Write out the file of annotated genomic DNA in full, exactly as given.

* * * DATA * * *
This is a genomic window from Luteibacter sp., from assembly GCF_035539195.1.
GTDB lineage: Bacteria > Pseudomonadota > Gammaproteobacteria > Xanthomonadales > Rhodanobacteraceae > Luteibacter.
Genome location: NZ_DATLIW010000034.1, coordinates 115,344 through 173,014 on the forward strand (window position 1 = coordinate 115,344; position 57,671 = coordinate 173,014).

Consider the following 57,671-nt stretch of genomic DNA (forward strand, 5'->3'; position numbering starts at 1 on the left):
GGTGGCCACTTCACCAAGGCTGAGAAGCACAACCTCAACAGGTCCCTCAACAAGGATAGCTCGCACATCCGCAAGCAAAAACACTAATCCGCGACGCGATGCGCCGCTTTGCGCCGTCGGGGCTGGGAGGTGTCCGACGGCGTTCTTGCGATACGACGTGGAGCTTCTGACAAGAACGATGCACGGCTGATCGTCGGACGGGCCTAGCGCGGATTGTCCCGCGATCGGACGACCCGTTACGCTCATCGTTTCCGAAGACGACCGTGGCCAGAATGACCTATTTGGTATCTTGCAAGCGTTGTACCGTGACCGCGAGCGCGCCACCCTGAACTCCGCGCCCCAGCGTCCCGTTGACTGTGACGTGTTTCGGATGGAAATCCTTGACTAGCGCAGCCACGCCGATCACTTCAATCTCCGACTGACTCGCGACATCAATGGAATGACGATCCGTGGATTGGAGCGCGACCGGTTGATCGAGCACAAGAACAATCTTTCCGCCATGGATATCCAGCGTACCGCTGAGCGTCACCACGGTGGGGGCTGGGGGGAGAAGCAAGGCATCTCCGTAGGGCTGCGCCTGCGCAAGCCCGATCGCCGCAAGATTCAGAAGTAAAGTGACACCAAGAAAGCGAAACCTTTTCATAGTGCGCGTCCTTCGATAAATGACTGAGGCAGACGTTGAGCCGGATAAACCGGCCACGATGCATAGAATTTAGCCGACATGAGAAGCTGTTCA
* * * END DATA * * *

This is a genomic window from Luteibacter sp., from assembly GCF_035539195.1.
GTDB lineage: Bacteria > Pseudomonadota > Gammaproteobacteria > Xanthomonadales > Rhodanobacteraceae > Luteibacter.
Genome location: NZ_DATLIW010000034.1, coordinates 115,344 through 173,014 on the forward strand (window position 1 = coordinate 115,344; position 57,671 = coordinate 173,014).

Consider the following 57,671-nt stretch of genomic DNA (forward strand, 5'->3'; position numbering starts at 1 on the left):
GGTGGCCACTTCACCAAGGCTGAGAAGCACAACCTCAACAGGTCCCTCAACAAGGATAGCTCGCACATCCGCAAGCAAAAACACTAATCCGCGACGCGATGCGCCGCTTTGCGCCGTCGGGGCTGGGAGGTGTCCGACGGCGTTCTTGCGATACGACGTGGAGCTTCTGACAAGAACGATGCACGGCTGATCGTCGGACGGGCCTAGCGCGGATTGTCCCGCGATCGGACGACCCGTTACGCTCATCGTTTCCGAAGACGACCGTGGCCAGAATGACCTATTTGGTATCTTGCAAGCGTTGTACCGTGACCGCGAGCGCGCCACCCTGAACTCCGCGCCCCAGCGTCCCGTTGACTGTGACGTGTTTCGGATGGAAATCCTTGACTAGCGCAGCCACGCCGATCACTTCAATCTCCGACTGACTCGCGACATCAATGGAATGACGATCCGTGGATTGGAGCGCGACCGGTTGATCGAGCACAAGAACAATCTTTCCGCCATGGATATCCAGCGTACCGCTGAGCGTCACCACGGTGGGGGCTGGGGGGAGAAGCAAGGCATCTCCGTAGGGCTGCGCCTGCGCAAGCCCGATCGCCGCAAGATTCAGAAGTAAAGTGACACCAAGAAAGCGAAACCTTTTCATAGTGCGCGTCCTTCGATAAATGACTGAGGCAGACGTTGAGCCGGATAAACCGGCCACGATGCATAGAATTTAGCCGACATGAGAAGCTGTTCA